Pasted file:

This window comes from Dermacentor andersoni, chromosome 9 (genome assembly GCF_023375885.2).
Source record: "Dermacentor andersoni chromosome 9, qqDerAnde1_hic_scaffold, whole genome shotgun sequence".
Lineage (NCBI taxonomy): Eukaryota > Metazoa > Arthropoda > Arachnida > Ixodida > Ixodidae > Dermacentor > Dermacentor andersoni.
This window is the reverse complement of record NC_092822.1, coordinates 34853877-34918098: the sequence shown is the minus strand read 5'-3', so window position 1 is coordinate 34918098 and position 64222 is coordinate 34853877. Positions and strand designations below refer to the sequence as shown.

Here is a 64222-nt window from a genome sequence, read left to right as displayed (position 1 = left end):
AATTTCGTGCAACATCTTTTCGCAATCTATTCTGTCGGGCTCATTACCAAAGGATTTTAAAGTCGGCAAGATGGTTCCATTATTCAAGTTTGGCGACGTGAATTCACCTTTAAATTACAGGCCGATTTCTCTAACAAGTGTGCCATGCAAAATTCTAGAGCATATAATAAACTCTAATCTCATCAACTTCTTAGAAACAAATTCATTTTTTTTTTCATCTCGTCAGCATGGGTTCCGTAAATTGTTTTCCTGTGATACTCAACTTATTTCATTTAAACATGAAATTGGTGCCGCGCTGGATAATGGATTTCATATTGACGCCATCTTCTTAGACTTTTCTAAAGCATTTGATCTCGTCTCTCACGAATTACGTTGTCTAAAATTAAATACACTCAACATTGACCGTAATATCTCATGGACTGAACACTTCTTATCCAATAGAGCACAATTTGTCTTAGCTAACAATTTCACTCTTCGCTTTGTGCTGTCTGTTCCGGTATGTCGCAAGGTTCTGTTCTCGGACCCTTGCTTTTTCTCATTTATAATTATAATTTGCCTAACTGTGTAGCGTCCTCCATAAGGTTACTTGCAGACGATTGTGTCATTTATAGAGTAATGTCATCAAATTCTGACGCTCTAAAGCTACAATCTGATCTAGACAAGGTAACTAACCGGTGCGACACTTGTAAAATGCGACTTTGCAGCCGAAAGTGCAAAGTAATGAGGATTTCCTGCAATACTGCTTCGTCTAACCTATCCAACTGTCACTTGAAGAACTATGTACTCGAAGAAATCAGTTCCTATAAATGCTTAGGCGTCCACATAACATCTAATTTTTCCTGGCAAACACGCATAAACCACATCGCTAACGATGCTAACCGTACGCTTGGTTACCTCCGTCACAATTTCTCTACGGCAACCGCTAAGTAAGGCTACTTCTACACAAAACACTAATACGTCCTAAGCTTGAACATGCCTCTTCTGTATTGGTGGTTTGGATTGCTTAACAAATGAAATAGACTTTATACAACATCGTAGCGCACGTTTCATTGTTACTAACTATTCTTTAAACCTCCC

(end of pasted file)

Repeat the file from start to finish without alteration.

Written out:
This window comes from Dermacentor andersoni, chromosome 9 (genome assembly GCF_023375885.2).
Source record: "Dermacentor andersoni chromosome 9, qqDerAnde1_hic_scaffold, whole genome shotgun sequence".
Lineage (NCBI taxonomy): Eukaryota > Metazoa > Arthropoda > Arachnida > Ixodida > Ixodidae > Dermacentor > Dermacentor andersoni.
This window is the reverse complement of record NC_092822.1, coordinates 34853877-34918098: the sequence shown is the minus strand read 5'-3', so window position 1 is coordinate 34918098 and position 64222 is coordinate 34853877. Positions and strand designations below refer to the sequence as shown.

Here is a 64222-nt window from a genome sequence, read left to right as displayed (position 1 = left end):
AATTTCGTGCAACATCTTTTCGCAATCTATTCTGTCGGGCTCATTACCAAAGGATTTTAAAGTCGGCAAGATGGTTCCATTATTCAAGTTTGGCGACGTGAATTCACCTTTAAATTACAGGCCGATTTCTCTAACAAGTGTGCCATGCAAAATTCTAGAGCATATAATAAACTCTAATCTCATCAACTTCTTAGAAACAAATTCATTTTTTTTTTCATCTCGTCAGCATGGGTTCCGTAAATTGTTTTCCTGTGATACTCAACTTATTTCATTTAAACATGAAATTGGTGCCGCGCTGGATAATGGATTTCATATTGACGCCATCTTCTTAGACTTTTCTAAAGCATTTGATCTCGTCTCTCACGAATTACGTTGTCTAAAATTAAATACACTCAACATTGACCGTAATATCTCATGGACTGAACACTTCTTATCCAATAGAGCACAATTTGTCTTAGCTAACAATTTCACTCTTCGCTTTGTGCTGTCTGTTCCGGTATGTCGCAAGGTTCTGTTCTCGGACCCTTGCTTTTTCTCATTTATAATTATAATTTGCCTAACTGTGTAGCGTCCTCCATAAGGTTACTTGCAGACGATTGTGTCATTTATAGAGTAATGTCATCAAATTCTGACGCTCTAAAGCTACAATCTGATCTAGACAAGGTAACTAACCGGTGCGACACTTGTAAAATGCGACTTTGCAGCCGAAAGTGCAAAGTAATGAGGATTTCCTGCAATACTGCTTCGTCTAACCTATCCAACTGTCACTTGAAGAACTATGTACTCGAAGAAATCAGTTCCTATAAATGCTTAGGCGTCCACATAACATCTAATTTTTCCTGGCAAACACGCATAAACCACATCGCTAACGATGCTAACCGTACGCTTGGTTACCTCCGTCACAATTTCTCTACGGCAACCGCTAAGTAAGGCTACTTCTACACAAAACACTAATACGTCCTAAGCTTGAACATGCCTCTTCTGTATTGGTGGTTTGGATTGCTTAACAAATGAAATAGACTTTATACAACATCGTAGCGCACGTTTCATTGTTACTAACTATTCTTTAAACCTCCC